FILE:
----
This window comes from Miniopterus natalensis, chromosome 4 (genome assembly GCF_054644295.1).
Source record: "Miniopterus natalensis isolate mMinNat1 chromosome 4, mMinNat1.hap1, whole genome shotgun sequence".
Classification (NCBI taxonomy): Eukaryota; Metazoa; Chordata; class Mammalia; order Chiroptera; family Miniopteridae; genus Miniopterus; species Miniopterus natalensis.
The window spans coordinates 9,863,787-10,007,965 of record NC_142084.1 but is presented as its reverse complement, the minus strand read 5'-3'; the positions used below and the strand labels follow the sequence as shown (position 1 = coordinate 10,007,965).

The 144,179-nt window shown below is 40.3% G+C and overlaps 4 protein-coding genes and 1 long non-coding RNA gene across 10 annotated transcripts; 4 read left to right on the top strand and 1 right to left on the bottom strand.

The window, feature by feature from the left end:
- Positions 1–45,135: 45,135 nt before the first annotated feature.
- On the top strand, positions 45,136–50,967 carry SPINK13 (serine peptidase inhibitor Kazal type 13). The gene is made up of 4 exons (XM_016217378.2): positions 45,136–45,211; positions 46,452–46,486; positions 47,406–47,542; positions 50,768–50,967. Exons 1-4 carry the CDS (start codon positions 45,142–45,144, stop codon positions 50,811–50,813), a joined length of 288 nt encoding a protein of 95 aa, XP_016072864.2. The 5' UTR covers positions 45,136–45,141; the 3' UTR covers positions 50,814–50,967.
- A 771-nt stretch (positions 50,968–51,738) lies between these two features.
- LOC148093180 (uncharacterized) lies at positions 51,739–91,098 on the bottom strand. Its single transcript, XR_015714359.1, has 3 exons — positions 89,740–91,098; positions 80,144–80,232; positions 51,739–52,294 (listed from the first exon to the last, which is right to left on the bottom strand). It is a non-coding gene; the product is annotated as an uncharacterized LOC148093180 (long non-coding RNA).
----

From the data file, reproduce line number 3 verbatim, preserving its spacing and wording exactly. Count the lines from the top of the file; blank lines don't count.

Classification (NCBI taxonomy): Eukaryota; Metazoa; Chordata; class Mammalia; order Chiroptera; family Miniopteridae; genus Miniopterus; species Miniopterus natalensis.